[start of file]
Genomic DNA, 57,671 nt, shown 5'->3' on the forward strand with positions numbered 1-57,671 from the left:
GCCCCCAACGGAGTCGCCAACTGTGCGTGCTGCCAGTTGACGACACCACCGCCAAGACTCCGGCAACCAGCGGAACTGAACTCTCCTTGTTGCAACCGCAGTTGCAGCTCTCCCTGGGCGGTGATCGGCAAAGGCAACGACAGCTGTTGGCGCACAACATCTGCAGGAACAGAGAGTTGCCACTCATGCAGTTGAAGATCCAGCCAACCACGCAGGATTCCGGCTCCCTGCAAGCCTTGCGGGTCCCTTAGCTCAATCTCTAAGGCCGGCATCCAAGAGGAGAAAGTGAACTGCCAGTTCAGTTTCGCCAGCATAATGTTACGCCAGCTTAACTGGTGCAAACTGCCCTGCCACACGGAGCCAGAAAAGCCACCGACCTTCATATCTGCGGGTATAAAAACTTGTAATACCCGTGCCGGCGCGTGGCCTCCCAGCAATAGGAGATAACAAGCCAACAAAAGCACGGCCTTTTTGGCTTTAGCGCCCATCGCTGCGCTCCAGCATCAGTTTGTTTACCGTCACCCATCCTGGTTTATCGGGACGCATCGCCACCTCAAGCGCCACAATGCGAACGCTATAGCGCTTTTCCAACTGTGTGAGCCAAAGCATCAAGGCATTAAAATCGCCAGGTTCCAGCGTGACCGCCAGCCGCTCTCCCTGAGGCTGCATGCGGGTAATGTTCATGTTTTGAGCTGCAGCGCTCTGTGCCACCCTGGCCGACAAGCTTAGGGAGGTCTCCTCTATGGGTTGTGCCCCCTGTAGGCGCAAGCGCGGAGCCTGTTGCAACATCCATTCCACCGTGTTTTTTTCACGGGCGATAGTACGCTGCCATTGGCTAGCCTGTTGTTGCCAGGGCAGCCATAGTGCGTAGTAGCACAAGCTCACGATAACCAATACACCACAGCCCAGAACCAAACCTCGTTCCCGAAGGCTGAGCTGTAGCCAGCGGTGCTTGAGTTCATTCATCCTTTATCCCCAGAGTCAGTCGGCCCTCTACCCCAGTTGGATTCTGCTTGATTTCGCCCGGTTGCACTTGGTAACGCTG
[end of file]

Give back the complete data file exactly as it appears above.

Genomic DNA, 57,671 nt, shown 5'->3' on the forward strand with positions numbered 1-57,671 from the left:
GCCCCCAACGGAGTCGCCAACTGTGCGTGCTGCCAGTTGACGACACCACCGCCAAGACTCCGGCAACCAGCGGAACTGAACTCTCCTTGTTGCAACCGCAGTTGCAGCTCTCCCTGGGCGGTGATCGGCAAAGGCAACGACAGCTGTTGGCGCACAACATCTGCAGGAACAGAGAGTTGCCACTCATGCAGTTGAAGATCCAGCCAACCACGCAGGATTCCGGCTCCCTGCAAGCCTTGCGGGTCCCTTAGCTCAATCTCTAAGGCCGGCATCCAAGAGGAGAAAGTGAACTGCCAGTTCAGTTTCGCCAGCATAATGTTACGCCAGCTTAACTGGTGCAAACTGCCCTGCCACACGGAGCCAGAAAAGCCACCGACCTTCATATCTGCGGGTATAAAAACTTGTAATACCCGTGCCGGCGCGTGGCCTCCCAGCAATAGGAGATAACAAGCCAACAAAAGCACGGCCTTTTTGGCTTTAGCGCCCATCGCTGCGCTCCAGCATCAGTTTGTTTACCGTCACCCATCCTGGTTTATCGGGACGCATCGCCACCTCAAGCGCCACAATGCGAACGCTATAGCGCTTTTCCAACTGTGTGAGCCAAAGCATCAAGGCATTAAAATCGCCAGGTTCCAGCGTGACCGCCAGCCGCTCTCCCTGAGGCTGCATGCGGGTAATGTTCATGTTTTGAGCTGCAGCGCTCTGTGCCACCCTGGCCGACAAGCTTAGGGAGGTCTCCTCTATGGGTTGTGCCCCCTGTAGGCGCAAGCGCGGAGCCTGTTGCAACATCCATTCCACCGTGTTTTTTTCACGGGCGATAGTACGCTGCCATTGGCTAGCCTGTTGTTGCCAGGGCAGCCATAGTGCGTAGTAGCACAAGCTCACGATAACCAATACACCACAGCCCAGAACCAAACCTCGTTCCCGAAGGCTGAGCTGTAGCCAGCGGTGCTTGAGTTCATTCATCCTTTATCCCCAGAGTCAGTCGGCCCTCTACCCCAGTTGGATTCTGCTTGATTTCGCCCGGTTGCACTTGGTAACGCTG